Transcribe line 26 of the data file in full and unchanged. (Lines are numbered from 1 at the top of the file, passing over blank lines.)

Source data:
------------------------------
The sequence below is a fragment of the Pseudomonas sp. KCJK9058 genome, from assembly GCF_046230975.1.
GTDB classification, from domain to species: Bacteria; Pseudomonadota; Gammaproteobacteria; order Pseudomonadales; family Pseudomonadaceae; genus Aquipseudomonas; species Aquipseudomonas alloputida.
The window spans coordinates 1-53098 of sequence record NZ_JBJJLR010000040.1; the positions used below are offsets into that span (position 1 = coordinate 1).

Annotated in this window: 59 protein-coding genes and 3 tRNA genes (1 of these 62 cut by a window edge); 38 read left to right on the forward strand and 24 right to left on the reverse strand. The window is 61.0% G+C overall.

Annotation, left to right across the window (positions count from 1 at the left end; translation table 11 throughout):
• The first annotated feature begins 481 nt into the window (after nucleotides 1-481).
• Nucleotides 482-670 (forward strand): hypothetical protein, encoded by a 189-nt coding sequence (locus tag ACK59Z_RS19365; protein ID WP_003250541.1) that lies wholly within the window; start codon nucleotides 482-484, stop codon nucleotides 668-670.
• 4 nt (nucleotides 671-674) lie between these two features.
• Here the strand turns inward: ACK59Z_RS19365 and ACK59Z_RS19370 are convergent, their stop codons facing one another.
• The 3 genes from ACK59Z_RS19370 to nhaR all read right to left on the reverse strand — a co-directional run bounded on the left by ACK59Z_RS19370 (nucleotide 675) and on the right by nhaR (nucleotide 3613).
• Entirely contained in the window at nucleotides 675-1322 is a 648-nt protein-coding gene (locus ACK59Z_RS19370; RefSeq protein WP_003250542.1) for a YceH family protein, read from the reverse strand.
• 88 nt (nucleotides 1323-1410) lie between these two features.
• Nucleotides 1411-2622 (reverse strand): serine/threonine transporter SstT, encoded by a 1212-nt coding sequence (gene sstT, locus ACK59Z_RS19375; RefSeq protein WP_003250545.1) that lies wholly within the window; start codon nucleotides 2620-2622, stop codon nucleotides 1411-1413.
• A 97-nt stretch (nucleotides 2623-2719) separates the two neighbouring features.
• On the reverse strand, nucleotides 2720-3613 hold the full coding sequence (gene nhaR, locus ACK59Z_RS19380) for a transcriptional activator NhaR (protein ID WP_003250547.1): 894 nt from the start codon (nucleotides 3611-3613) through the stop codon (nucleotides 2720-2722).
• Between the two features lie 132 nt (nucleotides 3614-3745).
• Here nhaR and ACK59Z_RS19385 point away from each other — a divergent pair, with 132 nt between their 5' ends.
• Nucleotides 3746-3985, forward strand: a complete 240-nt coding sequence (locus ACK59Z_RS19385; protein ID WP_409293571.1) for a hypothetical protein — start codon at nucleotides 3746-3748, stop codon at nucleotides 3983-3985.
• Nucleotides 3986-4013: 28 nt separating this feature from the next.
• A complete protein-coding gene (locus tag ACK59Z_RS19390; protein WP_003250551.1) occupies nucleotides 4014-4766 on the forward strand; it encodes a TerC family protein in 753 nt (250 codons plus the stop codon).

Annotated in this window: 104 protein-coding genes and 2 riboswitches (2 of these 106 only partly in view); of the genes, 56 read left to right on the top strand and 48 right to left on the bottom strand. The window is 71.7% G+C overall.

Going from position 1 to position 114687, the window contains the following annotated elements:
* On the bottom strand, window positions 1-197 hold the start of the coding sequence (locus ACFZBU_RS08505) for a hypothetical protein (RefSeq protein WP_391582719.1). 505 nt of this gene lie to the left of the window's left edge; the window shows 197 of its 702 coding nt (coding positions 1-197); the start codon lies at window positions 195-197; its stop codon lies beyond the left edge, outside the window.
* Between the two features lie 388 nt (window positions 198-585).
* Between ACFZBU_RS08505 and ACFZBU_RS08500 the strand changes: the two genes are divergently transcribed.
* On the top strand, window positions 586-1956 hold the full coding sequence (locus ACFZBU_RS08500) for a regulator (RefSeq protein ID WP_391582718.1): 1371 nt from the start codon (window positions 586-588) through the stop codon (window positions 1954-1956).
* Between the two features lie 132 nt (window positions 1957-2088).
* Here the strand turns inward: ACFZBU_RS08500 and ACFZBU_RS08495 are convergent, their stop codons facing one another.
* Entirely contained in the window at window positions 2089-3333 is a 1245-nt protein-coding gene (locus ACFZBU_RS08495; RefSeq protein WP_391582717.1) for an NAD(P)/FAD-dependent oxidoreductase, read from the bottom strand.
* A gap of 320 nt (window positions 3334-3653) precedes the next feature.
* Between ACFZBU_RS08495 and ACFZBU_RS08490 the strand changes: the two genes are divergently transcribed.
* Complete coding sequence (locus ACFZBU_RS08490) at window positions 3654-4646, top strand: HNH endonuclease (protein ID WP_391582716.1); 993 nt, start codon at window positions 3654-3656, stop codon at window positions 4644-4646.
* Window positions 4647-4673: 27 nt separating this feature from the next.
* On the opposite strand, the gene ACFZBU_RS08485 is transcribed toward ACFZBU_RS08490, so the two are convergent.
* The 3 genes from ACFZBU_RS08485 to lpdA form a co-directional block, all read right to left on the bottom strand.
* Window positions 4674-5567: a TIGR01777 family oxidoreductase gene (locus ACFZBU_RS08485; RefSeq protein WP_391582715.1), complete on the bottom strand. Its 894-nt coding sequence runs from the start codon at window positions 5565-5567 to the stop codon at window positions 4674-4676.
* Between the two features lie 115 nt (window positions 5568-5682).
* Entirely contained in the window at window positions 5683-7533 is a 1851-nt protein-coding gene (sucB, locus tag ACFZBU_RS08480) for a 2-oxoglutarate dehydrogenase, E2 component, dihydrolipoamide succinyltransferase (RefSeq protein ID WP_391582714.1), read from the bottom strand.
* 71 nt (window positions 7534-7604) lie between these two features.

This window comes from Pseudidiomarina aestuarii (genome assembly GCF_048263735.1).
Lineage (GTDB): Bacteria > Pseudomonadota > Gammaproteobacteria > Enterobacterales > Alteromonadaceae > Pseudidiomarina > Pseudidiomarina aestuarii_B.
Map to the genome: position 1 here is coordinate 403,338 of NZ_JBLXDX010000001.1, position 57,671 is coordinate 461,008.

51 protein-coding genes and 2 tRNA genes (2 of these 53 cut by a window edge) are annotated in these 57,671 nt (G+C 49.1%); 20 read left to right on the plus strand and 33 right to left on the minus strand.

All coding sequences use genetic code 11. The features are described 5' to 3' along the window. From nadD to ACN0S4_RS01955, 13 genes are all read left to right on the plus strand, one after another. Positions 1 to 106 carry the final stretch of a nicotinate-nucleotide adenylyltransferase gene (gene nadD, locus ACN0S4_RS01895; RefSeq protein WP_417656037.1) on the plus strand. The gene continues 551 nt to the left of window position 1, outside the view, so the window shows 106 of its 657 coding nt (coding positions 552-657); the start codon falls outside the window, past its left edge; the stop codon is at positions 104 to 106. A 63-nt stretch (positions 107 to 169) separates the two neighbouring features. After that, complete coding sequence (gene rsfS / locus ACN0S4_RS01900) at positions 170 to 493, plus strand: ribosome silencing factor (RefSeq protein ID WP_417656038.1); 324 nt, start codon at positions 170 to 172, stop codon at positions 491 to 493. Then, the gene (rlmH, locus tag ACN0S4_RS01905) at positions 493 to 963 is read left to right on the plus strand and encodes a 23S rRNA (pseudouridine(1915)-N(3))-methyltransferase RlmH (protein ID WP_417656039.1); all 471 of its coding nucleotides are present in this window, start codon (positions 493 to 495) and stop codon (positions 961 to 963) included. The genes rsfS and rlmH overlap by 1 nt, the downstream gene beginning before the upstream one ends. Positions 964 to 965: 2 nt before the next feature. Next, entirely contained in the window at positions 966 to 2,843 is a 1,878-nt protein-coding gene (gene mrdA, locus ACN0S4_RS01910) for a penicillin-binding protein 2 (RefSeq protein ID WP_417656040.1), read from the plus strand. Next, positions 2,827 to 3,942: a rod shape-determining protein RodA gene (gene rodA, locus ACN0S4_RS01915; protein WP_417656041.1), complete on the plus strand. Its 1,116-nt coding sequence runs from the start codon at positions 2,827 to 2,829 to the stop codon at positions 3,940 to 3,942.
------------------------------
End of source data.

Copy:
* On the top strand, window positions 586-1956 hold the full coding sequence (locus ACFZBU_RS08500) for a regulator (RefSeq protein ID WP_391582718.1): 1371 nt from the start codon (window positions 586-588) through the stop codon (window positions 1954-1956).